Hereafter: movie review
Director Clint Eastwood's moody 'Hereafter' tries hard, but veers uncomfortably close to quackery.
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The second additional story, which in some ways is the best, is about Marcus, a young English boy whose twin brother Jason is killed, leading him to seek out Jason's spirit in an earthly world teeming with charlatans and indifference. (The boys are played by George and Frankie McClaren.) Little Marcus, in foster care after being removed from his drug-addicted mother, is palpably lonely. He wears his brother's hat and expertly sifts through the many Internet psychic fakers before deciding that George is the real deal.Skip to next paragraph
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The three stories coverge at a London book fair, where closure, even happiness, await all. Who said publishing is dead? (Or, in this case, undead.)
I realize it's bad manners to be flip about a movie that emblazons its heart on its sleeve. But "Hereafter," soggy with portentous uplift, invites that response. Eastwood, who also wrote the simple score, inexplicably lays in (uncredited) wayward snatches from Rachmaninoff – specifically, the second piano concerto that did such yeoman work in "Brief Encounter." He gives us glimpses of the next world that look like digitized outtakes from the alien embarkation in "Close Encounters of the Third Kind." Throughout the movie, the sentiments that come back from the dead are invariably upstanding, as if Hallmark had cornered the market on pensées from the netherworld.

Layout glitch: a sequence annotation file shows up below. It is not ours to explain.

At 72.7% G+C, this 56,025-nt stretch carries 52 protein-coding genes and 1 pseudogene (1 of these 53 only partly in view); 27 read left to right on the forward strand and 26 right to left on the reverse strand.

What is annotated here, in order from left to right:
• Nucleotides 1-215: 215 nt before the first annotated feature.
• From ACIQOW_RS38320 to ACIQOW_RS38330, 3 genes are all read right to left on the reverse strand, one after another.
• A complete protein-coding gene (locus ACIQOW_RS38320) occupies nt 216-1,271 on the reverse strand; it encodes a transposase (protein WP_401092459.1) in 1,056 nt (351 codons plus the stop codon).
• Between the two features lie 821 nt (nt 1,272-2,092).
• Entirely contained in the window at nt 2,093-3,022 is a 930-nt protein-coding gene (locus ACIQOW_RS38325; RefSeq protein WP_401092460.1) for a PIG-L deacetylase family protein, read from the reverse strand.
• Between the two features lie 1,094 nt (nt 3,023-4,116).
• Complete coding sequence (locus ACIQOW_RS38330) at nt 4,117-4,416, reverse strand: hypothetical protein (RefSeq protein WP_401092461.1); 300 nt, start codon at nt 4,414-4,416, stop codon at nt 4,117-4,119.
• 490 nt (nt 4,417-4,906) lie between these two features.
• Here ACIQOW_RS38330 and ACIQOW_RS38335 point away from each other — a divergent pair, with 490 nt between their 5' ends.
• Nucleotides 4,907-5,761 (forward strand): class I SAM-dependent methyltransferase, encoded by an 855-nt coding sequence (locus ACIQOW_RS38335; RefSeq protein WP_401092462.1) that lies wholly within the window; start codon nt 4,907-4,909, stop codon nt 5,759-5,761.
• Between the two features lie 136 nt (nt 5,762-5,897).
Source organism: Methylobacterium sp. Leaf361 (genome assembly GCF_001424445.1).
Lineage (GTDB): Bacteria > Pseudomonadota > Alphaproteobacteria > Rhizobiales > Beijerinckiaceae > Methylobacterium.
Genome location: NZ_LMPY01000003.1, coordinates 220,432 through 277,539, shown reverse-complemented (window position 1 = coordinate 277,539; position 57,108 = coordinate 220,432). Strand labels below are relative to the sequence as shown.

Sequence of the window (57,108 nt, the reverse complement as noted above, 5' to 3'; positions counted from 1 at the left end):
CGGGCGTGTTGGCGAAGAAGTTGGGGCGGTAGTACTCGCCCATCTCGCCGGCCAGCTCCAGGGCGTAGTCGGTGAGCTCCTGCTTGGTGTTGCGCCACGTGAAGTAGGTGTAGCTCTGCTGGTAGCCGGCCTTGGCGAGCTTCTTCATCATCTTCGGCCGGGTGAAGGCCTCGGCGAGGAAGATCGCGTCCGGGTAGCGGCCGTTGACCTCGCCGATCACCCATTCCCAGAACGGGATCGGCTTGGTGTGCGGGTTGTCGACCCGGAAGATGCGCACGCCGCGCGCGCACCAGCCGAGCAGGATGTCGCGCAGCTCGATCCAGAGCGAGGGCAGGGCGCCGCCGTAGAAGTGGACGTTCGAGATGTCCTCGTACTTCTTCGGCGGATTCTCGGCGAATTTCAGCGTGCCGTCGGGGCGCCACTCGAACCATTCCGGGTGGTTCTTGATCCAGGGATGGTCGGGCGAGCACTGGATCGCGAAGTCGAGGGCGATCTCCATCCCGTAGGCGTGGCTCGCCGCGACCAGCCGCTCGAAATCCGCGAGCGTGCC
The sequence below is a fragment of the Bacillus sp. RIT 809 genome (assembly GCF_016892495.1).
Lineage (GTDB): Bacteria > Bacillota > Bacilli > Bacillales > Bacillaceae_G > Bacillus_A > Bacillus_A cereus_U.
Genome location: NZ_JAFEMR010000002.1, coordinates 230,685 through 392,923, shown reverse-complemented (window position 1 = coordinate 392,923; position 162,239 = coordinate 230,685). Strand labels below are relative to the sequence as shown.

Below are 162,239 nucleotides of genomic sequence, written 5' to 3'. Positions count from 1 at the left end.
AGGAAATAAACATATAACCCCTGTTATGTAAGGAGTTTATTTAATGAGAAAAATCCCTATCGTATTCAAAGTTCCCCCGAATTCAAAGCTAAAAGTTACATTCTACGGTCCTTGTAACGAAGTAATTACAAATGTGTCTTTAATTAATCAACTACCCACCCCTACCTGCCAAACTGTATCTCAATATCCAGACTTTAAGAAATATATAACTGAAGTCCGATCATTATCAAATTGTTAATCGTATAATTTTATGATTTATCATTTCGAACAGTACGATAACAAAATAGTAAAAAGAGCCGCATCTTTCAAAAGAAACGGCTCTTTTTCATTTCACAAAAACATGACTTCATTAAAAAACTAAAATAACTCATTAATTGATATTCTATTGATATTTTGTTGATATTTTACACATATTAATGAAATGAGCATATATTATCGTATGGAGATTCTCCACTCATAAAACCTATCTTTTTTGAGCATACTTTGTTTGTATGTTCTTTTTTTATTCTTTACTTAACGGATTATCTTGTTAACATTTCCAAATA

George, a rather dull fellow, may be racked by his gift, but there's precious little psychological examination of what such abilities would do to a person. (I have a feeling it would involve more than cooking classes and Charles Dickens audiobooks.)
The filmmakers have constructed a universe that is beyond skepticism or rational retort.
This is their right, but it makes for a rather tenuous movie experience. It's not that great movies can't be constructed around such themes. Dreyer and Bergman and Mizoguchi, for starters, didn't do a half-bad job of mucking around in the great beyond. (Neither did Shakespeare.) But the pained people with whom we are encouraged to identify in "Hereafter" are viewed solely through a misty, spiritualized lens that often seems uncomfortably, and unadmittingly, close to quackery.
Eastwood and Morgan are not con artists, but their awe here is so unblinking that their film comes across as a transcendent con job. Grade: C- (Rated PG-13 for mature thematic elements including disturbing disaster and accident images, and for brief strong language.)
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